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The Leader

Virginia's Eric Cantor has risen fast-and the sky's the limit.

Oct 1, 2007, Vol. 13, No. 03 • By FRED BARNES
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A few weeks after Republican Eric Cantor of Virginia was elected to a second term in the House of Representatives in 2002, he got a phone call from Roy Blunt, the Republican whip and third-ranking member of the House leadership. Cantor figured his wish had come true and he was getting a seat on the House Ways and Means Committee. Before he ran for Congress, he helped run the family's real estate development firm in Richmond and his chief policy interest was in taxes and financial affairs, precisely what the committee deals with.

But Blunt had a different offer, one that would lift Cantor from obscurity as a Republican backbencher to a leadership position in the House. The job Blunt had in mind was chief deputy whip, the number four position in the Republican chain of command. Cantor was stunned at the offer and said he'd have to consult his wife. But it was all but certain he'd say yes, he told Blunt. And he soon did.

Cantor, 44, is energetic, popular, and respected--the attributes necessary for congressional leadership. As well as he's done, Cantor could have climbed even further in the Republican hierarchy by now. Had he challenged Blunt for whip last fall, he probably would have won. Instead, by doing the honorable thing and aggressively supporting his mentor, Cantor guaranteed Blunt's reelection.

Cantor's ascent seems inevitable. He is likely to become the top Republican in the House--which means speaker, if Republicans regain control--when the current leaders, John Boehner and Blunt, step down. That is, if he stays in the House.

The retirement of Republican John Warner has created an open Senate seat in Virginia. Democrat Mark Warner, a well-liked ex-governor, is the favorite over either of the two likely Republican candidates, Northern Virginia congressman Tom Davis and former governor Jim Gilmore. The Warner camp is reported to have conducted a poll showing Cantor as Warner's strongest opponent and Republican officials have talked to him about running. Cantor says he has no intention of seeking the Senate seat, but he hasn't entirely ruled it out.

Should Cantor run, it would be an enormous loss to House Republicans. The party has an impressive group of young guns (members under 45) and, fortunately for Republicans, their ranks weren't depleted in the disastrous 2006 election. Of the group, Cantor is furthest along the leadership track. To use a sports analogy, he's the most valuable player.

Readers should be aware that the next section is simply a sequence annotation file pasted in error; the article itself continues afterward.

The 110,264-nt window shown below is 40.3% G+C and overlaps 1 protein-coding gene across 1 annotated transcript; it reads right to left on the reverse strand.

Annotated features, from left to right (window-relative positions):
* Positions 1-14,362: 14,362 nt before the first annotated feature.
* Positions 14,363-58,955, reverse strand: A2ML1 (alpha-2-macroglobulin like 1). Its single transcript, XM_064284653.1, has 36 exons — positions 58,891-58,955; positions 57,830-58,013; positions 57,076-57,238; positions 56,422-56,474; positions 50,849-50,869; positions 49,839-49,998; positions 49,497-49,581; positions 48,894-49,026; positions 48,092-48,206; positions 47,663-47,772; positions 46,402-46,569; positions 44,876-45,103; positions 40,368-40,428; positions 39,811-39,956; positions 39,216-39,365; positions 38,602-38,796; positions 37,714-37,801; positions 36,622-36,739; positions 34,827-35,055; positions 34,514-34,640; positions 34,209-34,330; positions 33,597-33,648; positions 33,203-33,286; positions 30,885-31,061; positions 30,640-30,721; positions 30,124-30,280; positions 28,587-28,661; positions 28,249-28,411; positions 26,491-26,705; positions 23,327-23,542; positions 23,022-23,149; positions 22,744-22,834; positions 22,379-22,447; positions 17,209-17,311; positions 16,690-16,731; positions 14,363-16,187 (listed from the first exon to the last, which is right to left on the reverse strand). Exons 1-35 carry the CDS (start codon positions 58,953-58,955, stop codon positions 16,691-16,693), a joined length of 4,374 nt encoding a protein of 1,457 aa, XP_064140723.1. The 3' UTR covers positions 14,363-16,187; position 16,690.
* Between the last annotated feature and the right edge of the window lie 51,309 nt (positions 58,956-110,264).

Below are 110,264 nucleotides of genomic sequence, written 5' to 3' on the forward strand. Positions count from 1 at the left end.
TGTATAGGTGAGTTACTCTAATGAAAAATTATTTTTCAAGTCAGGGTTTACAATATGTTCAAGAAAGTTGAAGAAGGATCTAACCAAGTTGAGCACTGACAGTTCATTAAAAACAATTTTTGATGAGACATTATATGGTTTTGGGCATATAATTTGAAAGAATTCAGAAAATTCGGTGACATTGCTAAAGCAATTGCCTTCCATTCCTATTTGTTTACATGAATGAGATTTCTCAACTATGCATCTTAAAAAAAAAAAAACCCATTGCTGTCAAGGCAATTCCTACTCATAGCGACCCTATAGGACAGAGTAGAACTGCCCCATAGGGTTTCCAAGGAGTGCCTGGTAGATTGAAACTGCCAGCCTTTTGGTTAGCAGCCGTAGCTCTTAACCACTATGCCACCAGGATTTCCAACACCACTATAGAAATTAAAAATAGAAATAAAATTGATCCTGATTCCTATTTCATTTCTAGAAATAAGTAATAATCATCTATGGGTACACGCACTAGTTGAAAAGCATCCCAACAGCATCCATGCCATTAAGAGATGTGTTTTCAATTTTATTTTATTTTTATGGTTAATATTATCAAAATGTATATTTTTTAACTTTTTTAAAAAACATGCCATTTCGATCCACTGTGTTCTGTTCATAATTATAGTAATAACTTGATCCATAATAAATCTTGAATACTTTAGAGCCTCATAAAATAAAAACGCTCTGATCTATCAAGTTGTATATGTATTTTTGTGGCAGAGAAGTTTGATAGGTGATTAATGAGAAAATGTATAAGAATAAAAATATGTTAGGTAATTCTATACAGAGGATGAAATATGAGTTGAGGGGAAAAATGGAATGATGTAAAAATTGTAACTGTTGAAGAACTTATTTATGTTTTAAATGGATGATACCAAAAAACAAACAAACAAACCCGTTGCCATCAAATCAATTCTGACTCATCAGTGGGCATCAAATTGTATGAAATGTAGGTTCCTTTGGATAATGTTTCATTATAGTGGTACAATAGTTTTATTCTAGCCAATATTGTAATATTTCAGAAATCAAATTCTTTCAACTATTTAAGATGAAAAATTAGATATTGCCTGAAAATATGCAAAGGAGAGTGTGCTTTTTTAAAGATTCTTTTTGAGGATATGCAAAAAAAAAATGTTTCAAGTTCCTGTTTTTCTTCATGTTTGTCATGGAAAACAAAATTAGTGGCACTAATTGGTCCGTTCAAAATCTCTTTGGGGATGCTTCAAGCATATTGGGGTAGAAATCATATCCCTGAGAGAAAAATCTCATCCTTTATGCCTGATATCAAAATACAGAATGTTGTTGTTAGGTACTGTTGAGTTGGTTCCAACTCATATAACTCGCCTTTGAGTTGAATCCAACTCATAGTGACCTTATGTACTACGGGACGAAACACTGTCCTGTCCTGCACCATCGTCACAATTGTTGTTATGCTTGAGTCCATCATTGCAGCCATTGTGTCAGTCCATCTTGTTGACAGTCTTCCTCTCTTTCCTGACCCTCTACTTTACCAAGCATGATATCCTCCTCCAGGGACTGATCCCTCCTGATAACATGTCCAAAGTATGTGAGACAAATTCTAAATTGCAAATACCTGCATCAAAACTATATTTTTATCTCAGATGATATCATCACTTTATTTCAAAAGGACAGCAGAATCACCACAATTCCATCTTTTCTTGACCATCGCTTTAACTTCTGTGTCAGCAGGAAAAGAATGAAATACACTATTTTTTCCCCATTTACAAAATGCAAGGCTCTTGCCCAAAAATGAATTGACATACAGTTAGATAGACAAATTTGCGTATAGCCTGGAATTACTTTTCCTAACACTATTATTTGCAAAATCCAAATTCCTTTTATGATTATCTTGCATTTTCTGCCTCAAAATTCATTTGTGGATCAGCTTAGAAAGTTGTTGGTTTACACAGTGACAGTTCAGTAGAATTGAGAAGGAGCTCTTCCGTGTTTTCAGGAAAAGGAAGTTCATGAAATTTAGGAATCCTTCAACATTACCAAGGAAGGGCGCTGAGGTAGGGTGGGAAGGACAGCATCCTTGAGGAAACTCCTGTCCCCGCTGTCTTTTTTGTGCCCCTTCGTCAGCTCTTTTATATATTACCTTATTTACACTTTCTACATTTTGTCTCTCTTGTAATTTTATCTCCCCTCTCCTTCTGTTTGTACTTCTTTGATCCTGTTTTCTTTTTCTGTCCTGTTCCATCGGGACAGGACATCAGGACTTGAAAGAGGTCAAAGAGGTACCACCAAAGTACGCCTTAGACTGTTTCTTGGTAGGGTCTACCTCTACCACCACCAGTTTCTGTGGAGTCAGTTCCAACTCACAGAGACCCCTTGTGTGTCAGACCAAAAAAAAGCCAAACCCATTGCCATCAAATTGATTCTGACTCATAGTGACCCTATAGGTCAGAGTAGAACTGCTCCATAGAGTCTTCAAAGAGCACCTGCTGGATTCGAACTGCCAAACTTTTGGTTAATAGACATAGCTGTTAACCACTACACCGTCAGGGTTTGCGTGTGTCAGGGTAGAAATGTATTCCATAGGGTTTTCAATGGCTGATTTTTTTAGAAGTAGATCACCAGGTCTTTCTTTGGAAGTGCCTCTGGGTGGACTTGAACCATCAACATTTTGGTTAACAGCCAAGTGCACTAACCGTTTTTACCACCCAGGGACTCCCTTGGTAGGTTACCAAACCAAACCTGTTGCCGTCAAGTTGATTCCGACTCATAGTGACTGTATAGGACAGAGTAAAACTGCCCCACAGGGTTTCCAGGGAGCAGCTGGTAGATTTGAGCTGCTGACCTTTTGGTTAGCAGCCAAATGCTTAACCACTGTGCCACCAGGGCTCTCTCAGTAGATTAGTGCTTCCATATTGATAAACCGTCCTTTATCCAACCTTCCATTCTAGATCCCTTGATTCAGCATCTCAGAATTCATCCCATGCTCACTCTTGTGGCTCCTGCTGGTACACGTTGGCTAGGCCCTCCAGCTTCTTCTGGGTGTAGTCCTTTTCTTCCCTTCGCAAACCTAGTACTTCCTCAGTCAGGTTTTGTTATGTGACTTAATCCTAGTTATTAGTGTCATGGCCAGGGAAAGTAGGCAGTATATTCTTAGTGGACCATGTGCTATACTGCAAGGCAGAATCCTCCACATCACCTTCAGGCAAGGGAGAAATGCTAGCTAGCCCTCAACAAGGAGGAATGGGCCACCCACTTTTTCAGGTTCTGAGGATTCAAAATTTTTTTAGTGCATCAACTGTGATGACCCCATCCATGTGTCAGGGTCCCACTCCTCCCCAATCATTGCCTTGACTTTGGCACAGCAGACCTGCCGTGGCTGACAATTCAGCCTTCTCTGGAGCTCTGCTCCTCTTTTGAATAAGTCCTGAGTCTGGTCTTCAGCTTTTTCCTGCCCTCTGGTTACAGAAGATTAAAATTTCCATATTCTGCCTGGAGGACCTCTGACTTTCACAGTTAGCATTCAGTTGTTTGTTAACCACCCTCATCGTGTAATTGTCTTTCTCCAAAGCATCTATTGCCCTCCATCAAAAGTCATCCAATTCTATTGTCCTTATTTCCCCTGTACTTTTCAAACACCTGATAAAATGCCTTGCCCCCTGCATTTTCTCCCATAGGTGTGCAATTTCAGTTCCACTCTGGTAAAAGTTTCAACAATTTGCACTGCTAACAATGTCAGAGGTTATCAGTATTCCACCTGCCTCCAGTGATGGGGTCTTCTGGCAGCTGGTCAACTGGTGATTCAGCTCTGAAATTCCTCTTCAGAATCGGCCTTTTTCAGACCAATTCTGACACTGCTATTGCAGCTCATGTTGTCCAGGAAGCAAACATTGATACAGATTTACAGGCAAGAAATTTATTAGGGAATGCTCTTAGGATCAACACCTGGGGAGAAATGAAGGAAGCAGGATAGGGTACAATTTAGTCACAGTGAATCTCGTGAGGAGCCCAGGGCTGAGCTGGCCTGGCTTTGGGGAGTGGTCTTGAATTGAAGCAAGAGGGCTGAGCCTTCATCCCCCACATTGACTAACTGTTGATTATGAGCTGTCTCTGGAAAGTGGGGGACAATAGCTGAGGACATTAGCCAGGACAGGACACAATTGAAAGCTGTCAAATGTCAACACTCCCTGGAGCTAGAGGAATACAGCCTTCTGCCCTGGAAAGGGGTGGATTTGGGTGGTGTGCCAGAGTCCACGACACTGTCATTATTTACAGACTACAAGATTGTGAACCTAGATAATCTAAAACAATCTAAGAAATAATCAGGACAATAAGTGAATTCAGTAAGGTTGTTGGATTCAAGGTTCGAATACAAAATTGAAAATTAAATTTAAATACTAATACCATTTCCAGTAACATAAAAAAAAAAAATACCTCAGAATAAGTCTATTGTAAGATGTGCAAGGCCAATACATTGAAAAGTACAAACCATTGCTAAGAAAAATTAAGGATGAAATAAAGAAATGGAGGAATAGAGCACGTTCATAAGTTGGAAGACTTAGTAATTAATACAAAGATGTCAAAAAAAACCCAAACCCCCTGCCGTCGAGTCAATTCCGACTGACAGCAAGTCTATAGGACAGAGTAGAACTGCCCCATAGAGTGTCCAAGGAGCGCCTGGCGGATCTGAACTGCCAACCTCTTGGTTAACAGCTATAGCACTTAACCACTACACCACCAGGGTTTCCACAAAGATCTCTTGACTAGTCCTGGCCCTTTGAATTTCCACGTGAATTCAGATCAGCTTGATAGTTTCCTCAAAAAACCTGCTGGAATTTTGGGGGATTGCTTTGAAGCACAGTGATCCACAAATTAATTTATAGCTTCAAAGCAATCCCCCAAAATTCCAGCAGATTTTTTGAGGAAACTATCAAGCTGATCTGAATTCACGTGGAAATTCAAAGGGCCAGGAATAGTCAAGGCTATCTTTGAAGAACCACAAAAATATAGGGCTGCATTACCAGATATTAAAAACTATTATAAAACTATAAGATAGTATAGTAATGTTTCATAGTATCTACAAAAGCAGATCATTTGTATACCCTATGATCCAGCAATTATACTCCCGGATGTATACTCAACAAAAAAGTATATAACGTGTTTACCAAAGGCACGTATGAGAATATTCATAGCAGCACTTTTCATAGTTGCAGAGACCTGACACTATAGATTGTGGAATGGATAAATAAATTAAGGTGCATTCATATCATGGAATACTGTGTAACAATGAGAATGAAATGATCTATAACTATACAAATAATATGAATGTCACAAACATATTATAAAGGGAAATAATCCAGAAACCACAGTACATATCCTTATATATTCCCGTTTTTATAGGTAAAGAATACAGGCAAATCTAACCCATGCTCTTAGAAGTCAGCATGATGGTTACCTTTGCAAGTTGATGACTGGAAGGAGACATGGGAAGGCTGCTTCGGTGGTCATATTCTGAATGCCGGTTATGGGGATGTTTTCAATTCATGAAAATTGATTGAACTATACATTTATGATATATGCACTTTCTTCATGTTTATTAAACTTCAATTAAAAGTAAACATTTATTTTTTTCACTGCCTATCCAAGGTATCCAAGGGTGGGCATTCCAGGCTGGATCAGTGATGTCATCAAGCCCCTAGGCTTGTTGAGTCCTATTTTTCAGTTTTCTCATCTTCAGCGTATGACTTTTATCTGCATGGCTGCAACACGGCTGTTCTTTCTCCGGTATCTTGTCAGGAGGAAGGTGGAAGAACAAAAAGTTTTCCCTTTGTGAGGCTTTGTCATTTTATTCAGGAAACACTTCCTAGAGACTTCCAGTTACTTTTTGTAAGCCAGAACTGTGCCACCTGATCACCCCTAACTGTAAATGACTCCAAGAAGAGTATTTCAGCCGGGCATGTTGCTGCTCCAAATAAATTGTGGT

Adam Putnam, 33, of Florida is another young gun on the rise. He's chairman of the Republican conference and a potential rival of Cantor for a top leadership post. But Putnam is the protégé of ex-Speaker Denny Hastert, who is retiring, and Cantor has the edge. Cantor, by the way, is the only Jewish Republican in the House.

In the leadership race last fall, Cantor's loyalty to Blunt was a matter of obligation. Cantor hadn't been the choice of then-Majority Leader Tom DeLay and Hastert when Blunt picked him as deputy whip in 2002. DeLay wanted Blunt to name Todd Tiahrt of Kansas. (Kay Granger of Texas and Mike Rogers of Michigan were also campaigning for the post.)

Soon after he got to Washington, Cantor had sought out Blunt and became a confidant and a member of the whip team. "Roy was a guy I could always turn to," Cantor says. He worked closely with Blunt's senior aides, Mildred Webber and Greg Hartley, who became admirers of Cantor. "He's so humble," says Webber. "He's not high and mighty. And he's a very good listener. He tries to put the members' interests first."

When DeLay resigned from Congress in spring 2006, Blunt and Boehner competed to replace him. Since Blunt had a good chance of winning, Cantor quickly sized up his chances to succeed him as whip. Roughly two-thirds of House Republicans indicated they'd support him. But Blunt lost to Boehner and stayed in the whip's job.

After Democrats captured the House last November, Hastert stepped down as Republican leader and both Boehner and Blunt faced challenges from disgruntled members. Cantor was pressured to run against Blunt. Several House Republicans, including Patrick McHenry of North Carolina and Devin Nunes of California, openly endorsed him. Even Boehner urged him to run, insisting that Cantor had no obligation to back Blunt. Cantor, however, felt he did. Boehner still would like to see Cantor as whip.

Cantor's interest in politics came from his father, Eddie, who'd grown up on the second floor of the family grocery store and built both a law practice and real estate firm in Richmond. Eddie Cantor was a close friend of Dick Obenshain, a Republican leader as the party grew rapidly in Virginia in the 1970s. The elder Cantor was treasurer of the Reagan campaign in Virginia in 1980.